I don't have very prominent Irish roots infact am more linked with Scotland but what really attracted me was the Irish Gaelic rather then the Scottish Gaelic and the fact that Ireland is a Republic- the Irish government supports the language more so then the Scottish and there is much more activity here with the language then in Scotland so it was my first choice.

3. You lived in Dublin for 9 years before moving to Galway - where you are settled at the moment. Were you working/studying in Dublin? Bit of background to this part of your life?

For six months, I was working with The Irish Media and Education Council, when I got an offer to work for a production company. This fell through however, but I eventually managed to get work as a freelance translator and artist/street performer from 2001 up until September 2008.

This period of my life involved everything from stilt walking to working as an Oompa Loompa, rainbow fairy and fire monster .various nightclub adventures with drag kings and queens and angle grinders, a TV documentary (I think they were connected), art and circus skills workshops for schools, one art exhibition!! I had a very brief stint as a TV presenter and loads of other adventures in between!

4. You were already fluent in the Irish language before coming here, so where did it all begin?

I actually sat the Ordinary and Higher Irish Leaving Certificate in 1996 after 9 months of learning the language.

In Australia, I worked with a Radio station that was broadcasting minority community languages. So I worked as a commentator and presenter with them.

I also had the opportunity to work on and produce a 1 hour long show as Gaeilge in 1998 on current affairs.

So prior to setting foot in Ireland, I had a lot of experience with the Irish language.

5. What did Irish people think of you learning the language/being fluent?

There was a mixed reaction. It really depends on who they are! For example, Irish speakers in Ireland embraced me... They have welcomed me into the fold so to speak! Even my college lecturers told me recently that I was apart of the family - which is a really wonderful thing to hear when you are so far away from your relatives. They have always spoken so kindly to me and been so gracious with me.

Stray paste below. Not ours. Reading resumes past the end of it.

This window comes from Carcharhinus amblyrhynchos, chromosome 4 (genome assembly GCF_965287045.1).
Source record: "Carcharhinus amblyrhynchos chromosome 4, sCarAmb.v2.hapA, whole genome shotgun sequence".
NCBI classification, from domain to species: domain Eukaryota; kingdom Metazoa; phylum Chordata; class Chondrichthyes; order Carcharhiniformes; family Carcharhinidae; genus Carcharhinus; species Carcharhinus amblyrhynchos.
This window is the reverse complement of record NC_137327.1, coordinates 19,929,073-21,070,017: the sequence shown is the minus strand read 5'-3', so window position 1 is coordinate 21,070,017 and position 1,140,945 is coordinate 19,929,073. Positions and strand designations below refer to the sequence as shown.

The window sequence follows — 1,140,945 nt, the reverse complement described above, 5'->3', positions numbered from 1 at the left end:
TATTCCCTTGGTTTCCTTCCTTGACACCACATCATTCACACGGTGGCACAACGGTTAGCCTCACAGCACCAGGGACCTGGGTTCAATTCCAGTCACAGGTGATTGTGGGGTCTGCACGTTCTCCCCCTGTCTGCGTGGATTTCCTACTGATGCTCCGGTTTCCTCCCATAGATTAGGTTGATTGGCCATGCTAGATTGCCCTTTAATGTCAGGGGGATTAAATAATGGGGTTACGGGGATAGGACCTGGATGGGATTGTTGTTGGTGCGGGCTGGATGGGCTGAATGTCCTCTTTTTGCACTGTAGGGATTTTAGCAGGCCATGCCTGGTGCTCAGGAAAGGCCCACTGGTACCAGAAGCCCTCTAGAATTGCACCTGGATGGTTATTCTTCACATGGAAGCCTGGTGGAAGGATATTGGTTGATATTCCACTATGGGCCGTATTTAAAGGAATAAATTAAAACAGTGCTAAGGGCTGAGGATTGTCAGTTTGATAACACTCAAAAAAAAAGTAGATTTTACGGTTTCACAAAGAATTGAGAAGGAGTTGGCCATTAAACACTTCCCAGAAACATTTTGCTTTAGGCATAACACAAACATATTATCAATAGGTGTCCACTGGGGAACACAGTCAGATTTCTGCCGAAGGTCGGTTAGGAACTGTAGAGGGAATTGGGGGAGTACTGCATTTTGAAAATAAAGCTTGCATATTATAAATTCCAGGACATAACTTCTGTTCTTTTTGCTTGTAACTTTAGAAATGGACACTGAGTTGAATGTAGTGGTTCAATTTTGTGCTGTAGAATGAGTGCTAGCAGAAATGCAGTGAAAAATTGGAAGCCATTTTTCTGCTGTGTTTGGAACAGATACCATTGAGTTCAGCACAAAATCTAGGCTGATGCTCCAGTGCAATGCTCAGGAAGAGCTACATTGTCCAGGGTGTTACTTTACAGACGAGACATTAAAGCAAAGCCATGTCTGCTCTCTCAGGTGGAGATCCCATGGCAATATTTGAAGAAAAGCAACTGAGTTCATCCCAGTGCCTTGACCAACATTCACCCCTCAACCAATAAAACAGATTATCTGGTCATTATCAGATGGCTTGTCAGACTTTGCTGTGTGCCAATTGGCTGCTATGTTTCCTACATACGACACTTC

However, on the other hand, the English speaking Irish people were alot more hostile and negative about the fact that I had really educated and informed myself about everything to do with the Irish language and Irish culture. I've had people tell me that they find it intimidating - a foreign person speaking their tongue and knowing more about the language then they ever have or ever will has caused some conflict.

6. Can people ever hear an Australian accent when you speak Irish or is that even possible?

I don't think you can pick up an Australian accent when speaking as Gaeilge.

7. You are currently studying for a Masters in Legislative and Legal translation as Gaeilge in NUIG but prior to this you did something completely different?

Yes, performance and creativity has always played a major role in my life. I worked a street performer and in the circus!

I have a lot of information on my website at and on my myspace page about the artistic side of my life!

8. You are the founder of iMeasc - can you tell us abit about this?

Yes, was founder and spokesperson for iMeasc which was run on a completely volunteer basis to help teach the Irish language to foreign speaking students. I guess I was the public representative for Irish speaking immigrants! I actually resigned from iMeasce at the end of 2005.

9. Did you find there was a strong attendance and interest in the Irish language through iMeasc?